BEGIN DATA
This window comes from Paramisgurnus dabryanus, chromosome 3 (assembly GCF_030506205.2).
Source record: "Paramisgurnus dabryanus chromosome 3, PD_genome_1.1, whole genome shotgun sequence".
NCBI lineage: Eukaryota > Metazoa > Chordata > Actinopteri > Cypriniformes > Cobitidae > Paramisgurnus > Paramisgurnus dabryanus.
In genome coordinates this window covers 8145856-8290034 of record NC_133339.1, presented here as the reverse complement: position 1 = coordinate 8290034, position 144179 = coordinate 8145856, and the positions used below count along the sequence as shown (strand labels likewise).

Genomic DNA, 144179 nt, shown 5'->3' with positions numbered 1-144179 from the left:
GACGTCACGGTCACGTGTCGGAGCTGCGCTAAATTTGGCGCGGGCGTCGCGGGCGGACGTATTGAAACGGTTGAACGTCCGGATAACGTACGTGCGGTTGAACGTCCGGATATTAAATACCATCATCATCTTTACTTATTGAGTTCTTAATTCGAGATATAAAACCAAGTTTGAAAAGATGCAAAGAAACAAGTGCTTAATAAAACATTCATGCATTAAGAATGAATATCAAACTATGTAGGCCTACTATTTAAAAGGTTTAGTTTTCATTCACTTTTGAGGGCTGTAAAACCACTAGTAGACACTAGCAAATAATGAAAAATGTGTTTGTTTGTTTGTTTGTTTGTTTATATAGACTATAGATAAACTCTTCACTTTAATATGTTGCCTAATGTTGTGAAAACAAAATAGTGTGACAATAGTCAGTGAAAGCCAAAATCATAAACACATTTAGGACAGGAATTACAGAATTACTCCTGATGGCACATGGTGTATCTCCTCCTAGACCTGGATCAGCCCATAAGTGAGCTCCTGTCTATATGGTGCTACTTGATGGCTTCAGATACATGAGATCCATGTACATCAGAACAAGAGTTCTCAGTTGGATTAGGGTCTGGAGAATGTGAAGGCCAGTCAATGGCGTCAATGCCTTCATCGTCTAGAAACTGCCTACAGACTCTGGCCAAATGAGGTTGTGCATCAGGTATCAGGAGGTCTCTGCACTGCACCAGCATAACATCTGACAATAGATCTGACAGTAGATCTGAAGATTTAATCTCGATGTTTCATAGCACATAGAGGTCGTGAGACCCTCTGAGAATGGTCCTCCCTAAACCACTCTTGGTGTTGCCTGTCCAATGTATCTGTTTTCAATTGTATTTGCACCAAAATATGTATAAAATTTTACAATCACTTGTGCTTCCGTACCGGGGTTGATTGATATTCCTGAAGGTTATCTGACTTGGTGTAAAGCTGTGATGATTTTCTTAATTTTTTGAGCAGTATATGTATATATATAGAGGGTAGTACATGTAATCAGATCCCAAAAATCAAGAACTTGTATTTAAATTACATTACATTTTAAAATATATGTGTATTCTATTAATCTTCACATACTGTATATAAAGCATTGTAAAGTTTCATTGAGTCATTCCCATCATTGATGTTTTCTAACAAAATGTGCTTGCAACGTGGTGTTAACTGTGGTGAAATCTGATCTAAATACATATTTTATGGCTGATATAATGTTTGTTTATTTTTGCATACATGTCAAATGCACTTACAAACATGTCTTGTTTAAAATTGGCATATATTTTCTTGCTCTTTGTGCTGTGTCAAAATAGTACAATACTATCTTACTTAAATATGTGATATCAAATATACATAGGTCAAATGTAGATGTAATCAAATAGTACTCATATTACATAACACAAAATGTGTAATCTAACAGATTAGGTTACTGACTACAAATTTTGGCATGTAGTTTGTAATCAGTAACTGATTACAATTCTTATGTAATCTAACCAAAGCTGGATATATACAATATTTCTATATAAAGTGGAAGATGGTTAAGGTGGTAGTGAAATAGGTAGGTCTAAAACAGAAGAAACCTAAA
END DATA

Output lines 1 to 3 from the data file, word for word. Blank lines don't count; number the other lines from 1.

This window comes from Paramisgurnus dabryanus, chromosome 3 (assembly GCF_030506205.2).
Source record: "Paramisgurnus dabryanus chromosome 3, PD_genome_1.1, whole genome shotgun sequence".
NCBI lineage: Eukaryota > Metazoa > Chordata > Actinopteri > Cypriniformes > Cobitidae > Paramisgurnus > Paramisgurnus dabryanus.